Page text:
It is an injury that can occur in any part of the body due to the mechanical effect of an external agent or object that occurs abruptly or violently.
Causes of trauma
The leading causes of trauma are:
- Car accidents.
- Gun wounds.
- Electric shock.
- Natural disasters such as earthquakes, floods, and fires, among others.
The most common causes include traffic accidents, sports, work injuries, falls, or physical violence.
Symptoms may not be revealed immediately after the accident; the first 72 hours after its occurrence is essential.
- Decreased lucidity.
- Balance changes.
- Changes in behavior and consciousness.
- External or internal bleeding (bleeding from the nose or ear).
- Alteration of the pupil diameter (dilation of a pupil).
- Loss of sensation or paralysis on one side of the body.
- Alert emergency services immediately.
- Assess vital functions (degree of consciousness and ventilation).
- Examine the head through thorough and complete palpation to investigate occult trauma to the skull or injury to the scalp.
- Cover wounds if they exist. In case of bleeding from the nose or ear, these should not be plugged.
- Do not give anything to drink.
- Surveillance of vital functions promoting transport to the hospital.
Spinal cord trauma
The most common causes are traffic accidents, run-over, falls, extreme sports, diving in shallow water, or direct blows to the spine.
Most people who suffer from spinal cord injury without spinal involvement appear at the onset, obvious neurological signs of spinal cord injury such as decreased muscle strength, decreased or altered sensation, and functional impotence.
Alert emergency services immediately.
Maintain the immobility of the victim, guaranteeing immobilization of the head until the arrival of the ambulance, using their own hands, kneel behind the victim’s head, carefully slide both hands under the neck of the victim without moving the head, support the neck of the victim and stabilize the lead until the arrival of the emergency services.
Monitor vital functions.
The causes can be the consequence of traffic accidents, falls (blunt trauma), firearms, knives, or penetrating objects (open trauma).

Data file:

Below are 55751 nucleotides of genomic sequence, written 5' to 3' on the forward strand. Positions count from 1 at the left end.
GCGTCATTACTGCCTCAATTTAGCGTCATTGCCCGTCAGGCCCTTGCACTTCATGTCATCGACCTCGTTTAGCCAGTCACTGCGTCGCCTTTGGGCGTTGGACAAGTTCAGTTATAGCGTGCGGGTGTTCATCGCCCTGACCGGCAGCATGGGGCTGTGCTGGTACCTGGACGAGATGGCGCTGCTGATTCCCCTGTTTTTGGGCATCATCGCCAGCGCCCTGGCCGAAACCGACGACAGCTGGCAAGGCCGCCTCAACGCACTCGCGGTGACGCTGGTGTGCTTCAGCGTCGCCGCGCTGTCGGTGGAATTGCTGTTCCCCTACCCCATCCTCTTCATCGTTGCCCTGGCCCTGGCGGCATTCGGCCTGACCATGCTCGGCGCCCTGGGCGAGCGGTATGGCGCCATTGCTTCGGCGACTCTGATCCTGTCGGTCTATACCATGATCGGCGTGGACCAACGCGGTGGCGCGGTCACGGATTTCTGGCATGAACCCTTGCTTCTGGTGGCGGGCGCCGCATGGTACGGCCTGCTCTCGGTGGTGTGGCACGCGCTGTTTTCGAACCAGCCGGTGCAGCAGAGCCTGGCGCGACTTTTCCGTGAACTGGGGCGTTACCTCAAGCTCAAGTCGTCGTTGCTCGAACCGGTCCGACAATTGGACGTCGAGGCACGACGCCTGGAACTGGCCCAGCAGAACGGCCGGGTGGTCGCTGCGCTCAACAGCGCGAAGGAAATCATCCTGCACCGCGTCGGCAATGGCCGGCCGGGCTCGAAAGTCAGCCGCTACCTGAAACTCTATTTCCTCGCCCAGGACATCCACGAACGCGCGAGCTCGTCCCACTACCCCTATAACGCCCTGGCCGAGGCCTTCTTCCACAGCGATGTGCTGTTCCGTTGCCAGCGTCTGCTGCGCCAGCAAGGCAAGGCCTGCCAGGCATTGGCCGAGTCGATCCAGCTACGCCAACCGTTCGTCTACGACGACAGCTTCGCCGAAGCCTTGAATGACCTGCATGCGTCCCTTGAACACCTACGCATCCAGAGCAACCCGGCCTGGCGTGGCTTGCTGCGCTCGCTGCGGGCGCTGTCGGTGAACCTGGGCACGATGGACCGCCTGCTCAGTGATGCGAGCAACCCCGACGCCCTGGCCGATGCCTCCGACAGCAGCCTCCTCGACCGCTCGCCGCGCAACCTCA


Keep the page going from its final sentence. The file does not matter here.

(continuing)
Injuries to the thorax can be diverse such as fractures of the sternum, fractures of ribs, lung injuries, and cardio-respiratory arrest. In terms of symptoms, there may be local pain, rapid and superficial ventilation, and hemorrhage.
In the case of a simple fracture of the ribs, there are complaints of severe pain at the injury site that worsens with movement or palpation, and the victim refers to ventilatory difficulty.
Complicated rib fracture results from the rupture of one or more ribs in two contiguous places with a mobile flap, causing a paradoxical movement, which can cause perforation in adjacent organs.
In the event of a simple rib fracture: the rescuer should place the victim in a sitting and lying position, reassure and expire ventilation slowly and deeply.
In the case of a mobile rib retailer situation: since the pain is more intense, the rescuer must stabilize the paradoxical movement of the segment, using a ligating roller that must be placed on the part at the inspiratory moment.
In other words, in the sinking phase of the segment, this roller is fixed with adhesive strips and never with bandages or tissue bands so as not to compromise thoracic expansion and limit ventilation.
For open chest trauma: If there is a superficial wound, a dressing should be placed.
In the case of a deep wound, a compress should be placed on the wound and waterproofed with a fixed plastic with adhesive arranged in the window, leaving the lower edge free to function as an escape valve for the air that accumulates inside the thorax.
Carry out strict surveillance of vital functions and, in the event of cardio-respiratory arrest, immediately start basic life support maneuvers (link).
It results from road accidents, sports accidents, falls (blunt trauma), knives, or firearms (open trauma).
The injuries caused are varied from fracture of the bones of the basin, rupture of hollow organs, fracture of solid organs, or rupture of the diaphragm with the invasion of the abdominal organs in the rib cage.
In terms of symptoms, there may be localized or reflex pain, generalized abdominal muscle contraction (table abdomen), and internal or external bleeding.
Alert for emergency services is essential, and early arrival at the hospital for surgical intervention is necessary. The rescuer should inspect and palpate the abdomen. In case of injury, a dressing should be made, and in case of the presence of penetrating objects, they should never be removed but rather immobilized.
In evisceration (exit of viscera), the correct attitude is not to move and cover with compresses moistened in physiological saline, do not give anything to drink, and monitor vital functions while waiting for transport to the hospital.
The most common traumas affect both the skin, producing wounds that can be cut or perforating, as well as the deeper tissues causing bruises, contusions, stretching, wear of the muscles, ligaments, or even fractures.
Treatment of patients with any trauma begins before they arrive at the hospital or emergency room. Basic first aid measures and wound care are essential in stabilizing the victim.
These measures are put into practice by professionals such as firefighters and paramedics. However, anyone who has some training in this regard can help the victim.
The first aid for a trauma patient is as follows: assess the state of consciousness and the airways, check if the person is breathing and check the pulse, control bleeding through direct compression on the injured blood vessel, and limit movements to avoid the appearance of possible fractures present.
Within a hospital, several interventions are performed to maintain the individual’s life; existing injuries are evaluated and diagnosed.